An entrepreneur, a Utah Supreme Court justice, a retired U. professor and a U. physics doctoral alumnus will receive the University of Utah's highest accolade as honorary degree recipients during the 1998 commencement June 12.
Reed W. Brinton, owner and president of Brinton Investment Co. and D&B Leasing Co., will receive an honorary Doctor of Humane Letters.Associate Justice of the Utah Supreme Court Christine Meaders Durham will receive an honorary Doctor of Laws.
Brigham D. Madsen, professor emeritus of history at the U., will receive an honorary Doctor of Humanities.
Former U. student Yong-Teh Lee, the chief executive officer of the TriGem Corp. will receive an honorary Doctor of Science.
- Brinton grew up in Mount Pleasant, Sanpete County, and received his undergraduate education at Snow College. He joined New York Life Insurance Co. in 1937 and five years later became a member of the Million Dollar Round Table. For upward of 50 years he ranked among the top 10 life insurance agents in the country and received the National Quality Award each year for 44 years.
Former president of the Federal Resources Corp., Brinton has dedicated years to fund raising for various public services and nonprofit organizations. He contributed to the Moran Eye Center and University Hospital Foundation and annually presents gifts through the U.'s Development Office to U. athletics, the Marriott Library, KUED and the Museum of Fine Arts.
- Durham, who received her undergraduate education at Wellesley College and her law degree at Duke University, was appointed associate justice of the Utah Supreme Court in 1982. Prior to that, she was a member of the firm of Johnson, Durham & Moxley, served four years as a 3rd District Court judge and taught law at Brigham Young University.
Durham co-founded the Women Lawyers of Utah and has received that organization's Woman Lawyer of the Year Award. She has received numerous other awards including the Appellate Judge of the Year and First One Hundred Award from the Utah State Bar Association, the YWCA Outstanding Achievement Award and an Honorary Doctor of Humanities from Weber State University.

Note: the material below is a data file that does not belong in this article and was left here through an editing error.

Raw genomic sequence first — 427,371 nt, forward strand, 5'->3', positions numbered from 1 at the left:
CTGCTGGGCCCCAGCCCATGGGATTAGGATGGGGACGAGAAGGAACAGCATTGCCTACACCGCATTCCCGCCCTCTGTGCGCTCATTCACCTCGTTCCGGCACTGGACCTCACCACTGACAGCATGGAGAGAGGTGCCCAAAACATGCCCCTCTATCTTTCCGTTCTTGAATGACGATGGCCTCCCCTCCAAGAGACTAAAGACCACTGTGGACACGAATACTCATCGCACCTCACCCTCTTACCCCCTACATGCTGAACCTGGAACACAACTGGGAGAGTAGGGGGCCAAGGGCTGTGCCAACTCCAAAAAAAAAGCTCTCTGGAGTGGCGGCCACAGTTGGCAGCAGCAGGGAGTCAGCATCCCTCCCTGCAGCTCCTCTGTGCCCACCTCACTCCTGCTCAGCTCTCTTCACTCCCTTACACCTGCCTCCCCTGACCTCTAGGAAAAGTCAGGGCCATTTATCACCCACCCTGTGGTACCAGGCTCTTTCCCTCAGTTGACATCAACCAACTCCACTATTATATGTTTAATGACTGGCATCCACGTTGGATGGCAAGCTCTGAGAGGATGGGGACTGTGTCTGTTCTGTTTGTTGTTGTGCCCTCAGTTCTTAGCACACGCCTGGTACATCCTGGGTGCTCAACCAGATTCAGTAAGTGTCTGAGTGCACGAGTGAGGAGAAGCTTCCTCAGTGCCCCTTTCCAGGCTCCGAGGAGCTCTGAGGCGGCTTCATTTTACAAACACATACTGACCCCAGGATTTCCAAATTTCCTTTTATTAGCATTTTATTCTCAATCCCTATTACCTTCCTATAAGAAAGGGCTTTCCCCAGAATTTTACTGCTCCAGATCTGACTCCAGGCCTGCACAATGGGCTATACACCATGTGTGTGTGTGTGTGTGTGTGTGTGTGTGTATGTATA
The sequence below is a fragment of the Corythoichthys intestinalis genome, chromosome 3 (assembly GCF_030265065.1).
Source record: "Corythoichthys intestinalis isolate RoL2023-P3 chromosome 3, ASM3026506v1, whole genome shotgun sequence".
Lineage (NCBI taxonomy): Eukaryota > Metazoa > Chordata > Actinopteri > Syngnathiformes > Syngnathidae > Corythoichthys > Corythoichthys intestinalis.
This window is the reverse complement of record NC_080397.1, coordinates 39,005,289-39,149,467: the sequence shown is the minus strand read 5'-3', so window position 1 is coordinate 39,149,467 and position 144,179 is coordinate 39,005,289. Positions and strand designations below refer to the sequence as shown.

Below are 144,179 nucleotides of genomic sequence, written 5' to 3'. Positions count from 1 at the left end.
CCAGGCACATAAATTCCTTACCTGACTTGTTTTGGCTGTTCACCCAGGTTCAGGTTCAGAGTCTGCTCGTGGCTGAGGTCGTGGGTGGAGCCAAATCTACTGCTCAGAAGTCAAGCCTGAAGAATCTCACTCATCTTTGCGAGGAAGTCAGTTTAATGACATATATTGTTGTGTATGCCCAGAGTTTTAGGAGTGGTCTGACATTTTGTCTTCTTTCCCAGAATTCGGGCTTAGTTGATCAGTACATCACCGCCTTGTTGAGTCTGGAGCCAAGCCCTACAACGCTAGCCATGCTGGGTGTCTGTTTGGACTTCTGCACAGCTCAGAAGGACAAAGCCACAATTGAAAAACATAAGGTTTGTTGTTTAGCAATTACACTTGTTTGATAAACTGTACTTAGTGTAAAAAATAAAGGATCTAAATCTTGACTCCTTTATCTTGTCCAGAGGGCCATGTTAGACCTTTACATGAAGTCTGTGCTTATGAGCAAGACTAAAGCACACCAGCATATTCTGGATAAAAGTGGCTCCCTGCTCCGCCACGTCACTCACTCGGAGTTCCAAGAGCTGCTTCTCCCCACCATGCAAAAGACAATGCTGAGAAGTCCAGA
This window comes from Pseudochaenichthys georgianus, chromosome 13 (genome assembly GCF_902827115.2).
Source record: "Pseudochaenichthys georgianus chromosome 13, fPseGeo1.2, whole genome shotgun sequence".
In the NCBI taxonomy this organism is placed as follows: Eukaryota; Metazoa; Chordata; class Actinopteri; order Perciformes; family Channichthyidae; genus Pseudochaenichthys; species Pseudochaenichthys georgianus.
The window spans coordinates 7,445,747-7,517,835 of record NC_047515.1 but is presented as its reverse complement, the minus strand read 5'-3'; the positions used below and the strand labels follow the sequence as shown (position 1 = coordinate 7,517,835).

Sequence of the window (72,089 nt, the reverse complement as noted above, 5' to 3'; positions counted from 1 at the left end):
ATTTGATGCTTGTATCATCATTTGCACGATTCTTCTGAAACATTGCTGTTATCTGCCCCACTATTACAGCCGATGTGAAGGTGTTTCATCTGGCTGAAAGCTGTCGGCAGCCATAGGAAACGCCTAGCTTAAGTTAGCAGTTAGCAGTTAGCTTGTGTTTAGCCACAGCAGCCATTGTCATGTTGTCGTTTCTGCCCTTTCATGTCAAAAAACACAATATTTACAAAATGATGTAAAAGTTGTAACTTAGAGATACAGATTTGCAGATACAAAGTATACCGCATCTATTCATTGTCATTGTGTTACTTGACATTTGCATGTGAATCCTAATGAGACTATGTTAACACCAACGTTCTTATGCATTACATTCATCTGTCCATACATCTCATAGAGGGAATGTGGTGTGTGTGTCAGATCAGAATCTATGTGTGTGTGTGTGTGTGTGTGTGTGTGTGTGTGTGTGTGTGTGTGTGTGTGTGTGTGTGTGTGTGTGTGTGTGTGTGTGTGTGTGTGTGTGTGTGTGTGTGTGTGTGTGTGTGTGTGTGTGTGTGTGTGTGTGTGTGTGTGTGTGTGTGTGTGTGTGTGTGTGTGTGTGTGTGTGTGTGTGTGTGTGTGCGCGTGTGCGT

- Madsen graduated from the U. in 1938 with a bachelor of arts in history. The Utah native intended to work as a carpenter for a year to save enough money to pursue graduate studies, but accepted a position as the principal of a rural school in Idaho instead. A year later he married and moved with his wife Betty McAllister to California where he received both his master's and doctorate degrees in history from the University of California, Berkeley.
In 1948, Madsen accepted a post at Brigham Young University as professor of history where he worked for six years and served as department chair. He also worked at Utah State University as associate professor and held numerous positions at the U. including dean of the Division of Continuing Education, deputy academic vice president, administrative vice president, director of libraries and chair and professor of the history department.
Madsen, a prolific writer, is on the editorial board of Tanner Trust Fund publications. He has received the U.'s Distinguished Teaching Award, the Charles Redd Prize in the Humanities and Social Sciences and several honors for his nonfiction work, most notably for his book, "North to Montana."
- Yong-Teh Lee, a Korean native, earned his doctorate in physics from the U. in 1970, specializing in information technology. He has a bachelor's degree in physics from Seoul National University and, in 1993, received an honorary doctorate from Moscow State Institute of Electronic Engineering in Russia.
The chief operating executive of TriGem Corp., Lee has held various leadership positions at computer companies around the world.
Lee has published three books on computer technology and the information culture including his most recent, "How Computers will Change the World." He is recipient of the In-Chon Prize for Industry & Technology and was awarded the Great Entrepreneur of the Year by the Korean Academic Society of Business Administration.